Book Reviews -- By: Anonymous

Journal: Reformation and Revival
Volume: RAR 10:1 (Winter 2001)
Article: Book Reviews
Author: Anonymous

Book Reviews

Micah: A New Translation With Introduction And Commentary, The Anchor Bible, Volume 24E. Francis I. Anderson and David Noel Freedman New York: Doubleday (2000). 637 pages, cloth, $42.50

Proverbs 1–9: A New Translation With Introduction And Commentary, The Anchor Bible, Volume 18A. Michael V. Fox New York: Doubleday (2000). 474 pages, cloth, $42.50

These are the two most recent volumes in the massive series known as The Anchor Bible. The series is, like all such efforts, uneven. Some of the volumes are wonderfully useful while others are of limited value to most pastors and serious biblical students. Francis Andersen, a solid and reliable Old Testament scholar and teacher, is now professor of classics and archaeology at the University of Melbourne (Australia), while David Noel Freedman is the esteemed professor of Hebrew Bible at the University of California, San Diego. Freedman has served as the general editor of The Anchor Bible series from its inception. Michael V. Fox is a professor of Hebrew and Semitic studies at the University of Wisconsin, Madison.

Micah, a prophet of judgment, also held out the hope

of redemption. “Micah combined poetic complexity and literary sophistication to compel his audience to respond. And now, through an exacting linguistic and literary analysis of the biblical text” (from dust jacket) Andersen and Freedman show us what the text meant to the original audience. The authors approach the text with correct presuppositions. The work that results is descriptive, not speculative. It is philological rather than theological, at least in the narrow sense.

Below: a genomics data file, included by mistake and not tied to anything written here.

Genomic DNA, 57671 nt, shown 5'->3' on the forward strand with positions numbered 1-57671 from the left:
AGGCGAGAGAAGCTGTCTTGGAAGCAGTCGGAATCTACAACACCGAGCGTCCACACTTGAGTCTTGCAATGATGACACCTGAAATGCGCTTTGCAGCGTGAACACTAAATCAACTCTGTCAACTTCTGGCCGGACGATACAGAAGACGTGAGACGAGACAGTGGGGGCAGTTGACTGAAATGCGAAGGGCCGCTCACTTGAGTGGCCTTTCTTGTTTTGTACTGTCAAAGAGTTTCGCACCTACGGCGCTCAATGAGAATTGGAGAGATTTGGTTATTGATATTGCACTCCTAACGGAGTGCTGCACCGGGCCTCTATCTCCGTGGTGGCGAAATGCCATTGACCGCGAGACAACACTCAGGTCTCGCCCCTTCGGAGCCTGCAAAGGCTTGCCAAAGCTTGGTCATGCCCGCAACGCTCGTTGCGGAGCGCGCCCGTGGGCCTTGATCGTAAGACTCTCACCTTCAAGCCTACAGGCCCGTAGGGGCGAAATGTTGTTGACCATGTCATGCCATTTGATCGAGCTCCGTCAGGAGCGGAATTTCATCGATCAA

One of the striking conclusions reached by Andersen and Freedman is that Micah employs a special kind of Hebrew and discourse that differs significantly from the language of classical Hebrew prose.

As in a number of other volumes in this series the bibliography is extensive and useful. The indexes are also valuable. The translation is fresh and sheds new light on the meaning of Micah. This is clearly one of the very best Old Testament volumes in this series. It should stand as a landmark for future scholarship for some time to come. Pastors wizzll most definitely profit from this work if they intend to preach an expository series through the seven chapters of Micah.

Thirty-five years ago The Anchor Bible first produced a volume on Proverbs-Ecclesiastes. This present new work is intended to update and replace that earlier work. Roland Murphy, the Roman Catholic biblical scholar, notes that “This stunning commentary ... to...

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